Who Says Marriage Has Anything to Do with Health?

August 23, 2020

 

The COVID-19 pandemic causes many of us to think about our health, even if we feel great and are in good shape. 

What does marriage have to do with this? Well, if not a vaccine against COVID-19, marriage keeps being mentioned as a miraculous cure for almost all problems in life, including physical ones. One of the leading claims of marriage's proponents is that being married is beneficial to one’s health.

However, although every relationship is different and there are still mixed findings in this field, there are some positive impacts being single has on one's health and some surprising results have been found in this regard.

What Does Research Say?

Recent studies show that the marriage/single divide is more complicated than we tend to think. One study, for example, shows that continuously single women were found to report fewer sick bed days and doctor appointments than divorced, separated, widowed women and, yes, currently married people. What matters, this study argues, is whether you have people around, regardless of your marital status. 

In terms of exercise, another study found that always single Americans spend more time working out on average than divorced, separated, currently married, and widowed people.

It also turns out that singles have a lower possibility of gaining weight. One study that used the National Longitudinal Survey of Youth (1979), which has followed individuals for more than 20 years, shows that marriage is associated with a modest increase in BMI for all race and gender groups. 

A six-year follow-up of more than 11,000 individuals shows that transitioning from being single to getting married doubled the risk of becoming obese over those who remained single. Another longitudinal national study among 9,043 adults using the US National Health and Nutrition Epidemiological Follow-up Survey (NHEFS) measured adults in a baseline assessment and reassessed them again in a follow-up approximately 10 years later. This study also shows that unmarried women who married gained more weight than women married at both times.

In addition, research conducted at the Max Planck Institute for Human Development, a social science research organization, compared 4,500 people across Europe in 2015. Their findings suggested that married people, on average, have higher body mass indices and weigh approximately five pounds more than single people.

Finally, my own analysis of the European Social Survey shows that singles eat more fruits and vegetables than their married peers and this is true for the never married, divorced, and widowed groups.

Why Being Single May Make You Healthier

One plausible reason for singles being healthier is because couples who are satisfied and secure no longer feel the pressure to attract new partners and keep in good shape. Oftentimes, under our culture, marriage is an end goal and married people simply give up on taking care of themselves.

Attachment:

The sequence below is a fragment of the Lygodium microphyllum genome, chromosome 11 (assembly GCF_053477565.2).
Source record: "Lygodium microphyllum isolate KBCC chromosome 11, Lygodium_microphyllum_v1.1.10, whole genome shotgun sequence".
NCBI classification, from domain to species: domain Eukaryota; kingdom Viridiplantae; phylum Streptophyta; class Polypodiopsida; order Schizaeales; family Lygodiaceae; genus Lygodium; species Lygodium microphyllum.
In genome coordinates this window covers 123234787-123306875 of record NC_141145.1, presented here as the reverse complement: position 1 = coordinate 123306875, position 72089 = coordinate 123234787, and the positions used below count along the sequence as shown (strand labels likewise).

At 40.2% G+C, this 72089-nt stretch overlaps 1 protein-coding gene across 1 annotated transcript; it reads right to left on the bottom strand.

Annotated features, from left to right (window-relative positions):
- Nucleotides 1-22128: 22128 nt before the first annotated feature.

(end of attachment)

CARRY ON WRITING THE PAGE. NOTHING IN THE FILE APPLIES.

Another reason is dietary changes following partner influence. If one partner is having a heavy dinner, the other partner is tempted to join in despite his or her stomach's will.

Furthermore, singles have more leisure time in general and hence are more likely to be physically active. While married people are focused inwards toward their families, singles are often occupied in nurturing their hobbies, which include many sports activities.  

Exercising is also instrumental in increasing mental health as studies have shown that regular exercise releases chemicals like endorphins and serotonin that improve one's mood. Regular exercise also helps to reduce stress and symptoms of mental health conditions like depression and anxiety.

Having friends around is also beneficial and singles actually excel in being social. My studies, for example, show that, on average, singles have a wider net of friends and participate in more social activities. Thus, having a wide circle of friends might have a greater impact on your health as socializing is not only fun, but actually makes you smarter, improves your memory, and can even prevent Alzheimer’s disease.   

Finally, a night of good sleep is vital in all aspects of human health. Couples might have different preferences such as different room temperature and different bedtimes. These preferences have been found to make it difficult for the partners to adapt, which in turn makes them sleep-deprived. Singles are thus also likely to sleep better than some couples, especially if the couple has different sleeping habits.

Therefore, it seems that although society has always painted the idea that marriage is the key to health and happiness, being single nowadays has some advantages. We must rid ourselves of the outdated thought that marriage is the only path to enjoying good health.

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